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Who is at risk for hepatitis C (HCV)?

Neal E. Rakov, MD
Gastroenterology
Risk of exposure to hepatitis C is higher for those who have shared needles used for injecting drugs or applying tattoos, or for those who underwent blood transfusions before widespread screening was instituted, because the hepatitis C virus is carried by blood contact. Celebrities who have spoken out about their struggles with hepatitis C include several rock stars (Steven Tyler and Gregg Allman), actors (Pamela Anderson and Christopher Kennedy Lawford), and singer Natalie Cole, who died of heart failure seven years after going public with her battle against the disease.

Hepatitis C potentially affects 75% of the baby boomer generation. Moreover, 70% to 80% of those infected with acute hepatitis C do not have symptoms. Most of those infected don’t know they have it. Baby boomers are at greater risk for hepatitis C due to the lack of widespread screening of the blood supply and blood products prior to the early 1990s and to the popularity of recreational drug use through injections in the 1960s and 1970s.
 
Hepatitis C can affect anyone, but high risk groups include people who use injectable drugs and share needles,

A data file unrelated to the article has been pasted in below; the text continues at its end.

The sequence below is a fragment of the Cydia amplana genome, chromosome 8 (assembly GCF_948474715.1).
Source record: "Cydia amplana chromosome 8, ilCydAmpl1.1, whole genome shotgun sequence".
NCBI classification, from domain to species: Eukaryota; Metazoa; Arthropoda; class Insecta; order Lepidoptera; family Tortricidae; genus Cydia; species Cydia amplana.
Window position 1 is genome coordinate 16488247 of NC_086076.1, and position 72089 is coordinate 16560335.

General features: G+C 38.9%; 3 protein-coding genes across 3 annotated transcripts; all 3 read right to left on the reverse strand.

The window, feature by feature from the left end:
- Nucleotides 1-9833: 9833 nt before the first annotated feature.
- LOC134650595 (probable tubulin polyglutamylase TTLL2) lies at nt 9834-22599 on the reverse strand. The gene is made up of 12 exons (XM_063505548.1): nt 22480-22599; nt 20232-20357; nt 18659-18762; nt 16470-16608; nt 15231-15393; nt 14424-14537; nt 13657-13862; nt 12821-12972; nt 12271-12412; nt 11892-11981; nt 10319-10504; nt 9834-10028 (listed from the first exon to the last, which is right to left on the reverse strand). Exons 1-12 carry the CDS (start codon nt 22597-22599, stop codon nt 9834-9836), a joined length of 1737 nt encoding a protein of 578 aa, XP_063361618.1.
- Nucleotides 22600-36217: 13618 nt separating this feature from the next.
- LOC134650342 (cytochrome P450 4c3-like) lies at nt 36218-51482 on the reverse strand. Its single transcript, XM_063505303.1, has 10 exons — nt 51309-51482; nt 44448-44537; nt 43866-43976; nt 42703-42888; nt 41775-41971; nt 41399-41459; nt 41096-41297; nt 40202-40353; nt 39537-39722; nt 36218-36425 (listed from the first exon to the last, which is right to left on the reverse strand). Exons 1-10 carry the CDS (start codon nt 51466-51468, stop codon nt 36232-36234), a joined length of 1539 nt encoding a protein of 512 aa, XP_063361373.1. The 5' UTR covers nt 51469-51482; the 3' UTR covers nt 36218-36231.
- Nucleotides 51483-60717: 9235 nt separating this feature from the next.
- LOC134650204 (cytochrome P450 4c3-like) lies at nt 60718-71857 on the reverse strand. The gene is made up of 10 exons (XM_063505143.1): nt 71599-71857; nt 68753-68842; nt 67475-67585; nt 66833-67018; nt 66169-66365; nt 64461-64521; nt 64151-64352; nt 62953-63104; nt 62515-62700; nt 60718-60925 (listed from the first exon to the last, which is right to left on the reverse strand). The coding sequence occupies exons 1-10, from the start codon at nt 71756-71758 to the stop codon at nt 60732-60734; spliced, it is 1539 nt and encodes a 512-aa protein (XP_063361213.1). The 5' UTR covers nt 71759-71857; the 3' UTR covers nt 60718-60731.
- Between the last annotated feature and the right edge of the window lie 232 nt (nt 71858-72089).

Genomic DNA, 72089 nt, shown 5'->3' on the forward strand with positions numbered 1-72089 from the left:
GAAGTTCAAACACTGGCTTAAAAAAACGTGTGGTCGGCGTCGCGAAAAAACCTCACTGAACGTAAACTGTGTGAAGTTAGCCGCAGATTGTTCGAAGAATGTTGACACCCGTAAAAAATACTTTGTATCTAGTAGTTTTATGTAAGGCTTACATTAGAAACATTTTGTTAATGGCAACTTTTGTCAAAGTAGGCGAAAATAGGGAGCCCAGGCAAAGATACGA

children born to mothers with hepatitis C, people who had a blood transfusion or organ transplant prior to July 1992, and hemophiliacs who used blood products prior to 1987. Hepatitis C can also be transmitted sexually if there is exposure to blood during sex; the risk is considered higher for people who have many sexual partners. Baby boomers (those born between 1945 and 1965) are considered at higher risk, as hepatitis C was more common in the 1970s and 1980s than it is currently.

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Important: This content reflects information from various individuals and organizations and may offer alternative or opposing points of view. It should not be used for medical advice, diagnosis or treatment. As always, you should consult with your healthcare provider about your specific health needs.